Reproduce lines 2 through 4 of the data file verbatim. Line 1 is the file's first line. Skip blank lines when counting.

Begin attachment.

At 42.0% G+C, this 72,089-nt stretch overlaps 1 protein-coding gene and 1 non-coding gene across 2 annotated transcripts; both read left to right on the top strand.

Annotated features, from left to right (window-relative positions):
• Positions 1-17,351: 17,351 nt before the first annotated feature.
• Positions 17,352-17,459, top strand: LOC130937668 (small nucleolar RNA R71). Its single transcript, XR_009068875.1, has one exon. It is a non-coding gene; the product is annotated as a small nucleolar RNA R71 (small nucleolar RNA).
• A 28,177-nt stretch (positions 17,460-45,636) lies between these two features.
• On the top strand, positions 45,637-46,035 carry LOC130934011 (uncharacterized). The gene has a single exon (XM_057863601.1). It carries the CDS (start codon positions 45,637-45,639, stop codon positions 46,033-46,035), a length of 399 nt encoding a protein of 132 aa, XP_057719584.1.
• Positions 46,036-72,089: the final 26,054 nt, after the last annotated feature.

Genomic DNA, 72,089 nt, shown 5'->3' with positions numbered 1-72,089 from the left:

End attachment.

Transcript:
Annotated features, from left to right (window-relative positions):
• Positions 1-17,351: 17,351 nt before the first annotated feature.
• Positions 17,352-17,459, top strand: LOC130937668 (small nucleolar RNA R71). Its single transcript, XR_009068875.1, has one exon. It is a non-coding gene; the product is annotated as a small nucleolar RNA R71 (small nucleolar RNA).